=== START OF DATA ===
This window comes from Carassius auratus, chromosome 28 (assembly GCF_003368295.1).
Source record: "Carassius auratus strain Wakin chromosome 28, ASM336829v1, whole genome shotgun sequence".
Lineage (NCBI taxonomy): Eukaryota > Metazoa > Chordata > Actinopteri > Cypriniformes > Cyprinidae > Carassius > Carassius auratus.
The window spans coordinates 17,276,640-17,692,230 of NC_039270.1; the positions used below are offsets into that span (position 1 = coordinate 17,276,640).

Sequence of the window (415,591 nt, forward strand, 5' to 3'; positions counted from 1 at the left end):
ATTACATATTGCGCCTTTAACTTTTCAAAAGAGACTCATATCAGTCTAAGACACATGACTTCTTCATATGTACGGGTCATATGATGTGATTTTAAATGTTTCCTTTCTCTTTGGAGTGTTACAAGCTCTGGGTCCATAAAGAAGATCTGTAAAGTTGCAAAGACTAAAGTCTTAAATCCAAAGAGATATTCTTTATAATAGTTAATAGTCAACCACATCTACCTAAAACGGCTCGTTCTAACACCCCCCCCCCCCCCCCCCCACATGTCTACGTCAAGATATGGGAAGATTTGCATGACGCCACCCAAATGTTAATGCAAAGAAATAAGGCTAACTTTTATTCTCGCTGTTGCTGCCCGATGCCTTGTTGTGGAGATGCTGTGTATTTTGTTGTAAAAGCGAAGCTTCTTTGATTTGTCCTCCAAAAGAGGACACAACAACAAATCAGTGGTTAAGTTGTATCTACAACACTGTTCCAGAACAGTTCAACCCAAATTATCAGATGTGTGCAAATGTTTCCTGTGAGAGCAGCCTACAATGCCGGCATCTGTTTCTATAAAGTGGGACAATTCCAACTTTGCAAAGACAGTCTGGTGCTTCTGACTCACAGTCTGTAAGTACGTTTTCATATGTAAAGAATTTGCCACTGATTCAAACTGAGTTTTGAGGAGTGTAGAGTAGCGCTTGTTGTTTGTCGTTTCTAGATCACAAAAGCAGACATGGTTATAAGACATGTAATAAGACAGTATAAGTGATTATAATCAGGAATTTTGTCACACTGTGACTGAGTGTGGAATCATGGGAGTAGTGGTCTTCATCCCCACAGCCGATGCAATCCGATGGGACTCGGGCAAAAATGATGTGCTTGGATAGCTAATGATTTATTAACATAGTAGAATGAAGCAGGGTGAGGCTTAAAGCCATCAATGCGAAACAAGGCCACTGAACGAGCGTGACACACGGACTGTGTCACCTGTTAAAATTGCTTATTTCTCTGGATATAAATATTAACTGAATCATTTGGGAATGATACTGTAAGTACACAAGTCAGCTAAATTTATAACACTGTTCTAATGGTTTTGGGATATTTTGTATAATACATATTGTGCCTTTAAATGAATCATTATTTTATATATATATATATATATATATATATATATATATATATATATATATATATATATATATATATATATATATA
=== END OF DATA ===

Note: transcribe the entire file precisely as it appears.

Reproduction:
This window comes from Carassius auratus, chromosome 28 (assembly GCF_003368295.1).
Source record: "Carassius auratus strain Wakin chromosome 28, ASM336829v1, whole genome shotgun sequence".
Lineage (NCBI taxonomy): Eukaryota > Metazoa > Chordata > Actinopteri > Cypriniformes > Cyprinidae > Carassius > Carassius auratus.
The window spans coordinates 17,276,640-17,692,230 of NC_039270.1; the positions used below are offsets into that span (position 1 = coordinate 17,276,640).

Sequence of the window (415,591 nt, forward strand, 5' to 3'; positions counted from 1 at the left end):
ATTACATATTGCGCCTTTAACTTTTCAAAAGAGACTCATATCAGTCTAAGACACATGACTTCTTCATATGTACGGGTCATATGATGTGATTTTAAATGTTTCCTTTCTCTTTGGAGTGTTACAAGCTCTGGGTCCATAAAGAAGATCTGTAAAGTTGCAAAGACTAAAGTCTTAAATCCAAAGAGATATTCTTTATAATAGTTAATAGTCAACCACATCTACCTAAAACGGCTCGTTCTAACACCCCCCCCCCCCCCCCCCCACATGTCTACGTCAAGATATGGGAAGATTTGCATGACGCCACCCAAATGTTAATGCAAAGAAATAAGGCTAACTTTTATTCTCGCTGTTGCTGCCCGATGCCTTGTTGTGGAGATGCTGTGTATTTTGTTGTAAAAGCGAAGCTTCTTTGATTTGTCCTCCAAAAGAGGACACAACAACAAATCAGTGGTTAAGTTGTATCTACAACACTGTTCCAGAACAGTTCAACCCAAATTATCAGATGTGTGCAAATGTTTCCTGTGAGAGCAGCCTACAATGCCGGCATCTGTTTCTATAAAGTGGGACAATTCCAACTTTGCAAAGACAGTCTGGTGCTTCTGACTCACAGTCTGTAAGTACGTTTTCATATGTAAAGAATTTGCCACTGATTCAAACTGAGTTTTGAGGAGTGTAGAGTAGCGCTTGTTGTTTGTCGTTTCTAGATCACAAAAGCAGACATGGTTATAAGACATGTAATAAGACAGTATAAGTGATTATAATCAGGAATTTTGTCACACTGTGACTGAGTGTGGAATCATGGGAGTAGTGGTCTTCATCCCCACAGCCGATGCAATCCGATGGGACTCGGGCAAAAATGATGTGCTTGGATAGCTAATGATTTATTAACATAGTAGAATGAAGCAGGGTGAGGCTTAAAGCCATCAATGCGAAACAAGGCCACTGAACGAGCGTGACACACGGACTGTGTCACCTGTTAAAATTGCTTATTTCTCTGGATATAAATATTAACTGAATCATTTGGGAATGATACTGTAAGTACACAAGTCAGCTAAATTTATAACACTGTTCTAATGGTTTTGGGATATTTTGTATAATACATATTGTGCCTTTAAATGAATCATTATTTTATATATATATATATATATATATATATATATATATATATATATATATATATATATATATATATATATATATA